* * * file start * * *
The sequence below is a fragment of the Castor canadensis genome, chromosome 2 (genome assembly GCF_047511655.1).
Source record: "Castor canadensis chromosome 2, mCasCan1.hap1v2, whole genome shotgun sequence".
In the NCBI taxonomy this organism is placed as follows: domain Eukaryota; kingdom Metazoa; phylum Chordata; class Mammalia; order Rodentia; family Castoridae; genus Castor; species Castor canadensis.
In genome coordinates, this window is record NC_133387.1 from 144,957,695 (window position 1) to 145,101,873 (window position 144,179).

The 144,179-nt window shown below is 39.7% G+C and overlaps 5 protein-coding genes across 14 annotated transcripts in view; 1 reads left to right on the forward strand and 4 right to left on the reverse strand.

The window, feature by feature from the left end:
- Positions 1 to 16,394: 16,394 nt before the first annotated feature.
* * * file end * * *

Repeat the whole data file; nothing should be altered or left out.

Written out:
The sequence below is a fragment of the Castor canadensis genome, chromosome 2 (genome assembly GCF_047511655.1).
Source record: "Castor canadensis chromosome 2, mCasCan1.hap1v2, whole genome shotgun sequence".
In the NCBI taxonomy this organism is placed as follows: domain Eukaryota; kingdom Metazoa; phylum Chordata; class Mammalia; order Rodentia; family Castoridae; genus Castor; species Castor canadensis.
In genome coordinates, this window is record NC_133387.1 from 144,957,695 (window position 1) to 145,101,873 (window position 144,179).

The 144,179-nt window shown below is 39.7% G+C and overlaps 5 protein-coding genes across 14 annotated transcripts in view; 1 reads left to right on the forward strand and 4 right to left on the reverse strand.

The window, feature by feature from the left end:
- Positions 1 to 16,394: 16,394 nt before the first annotated feature.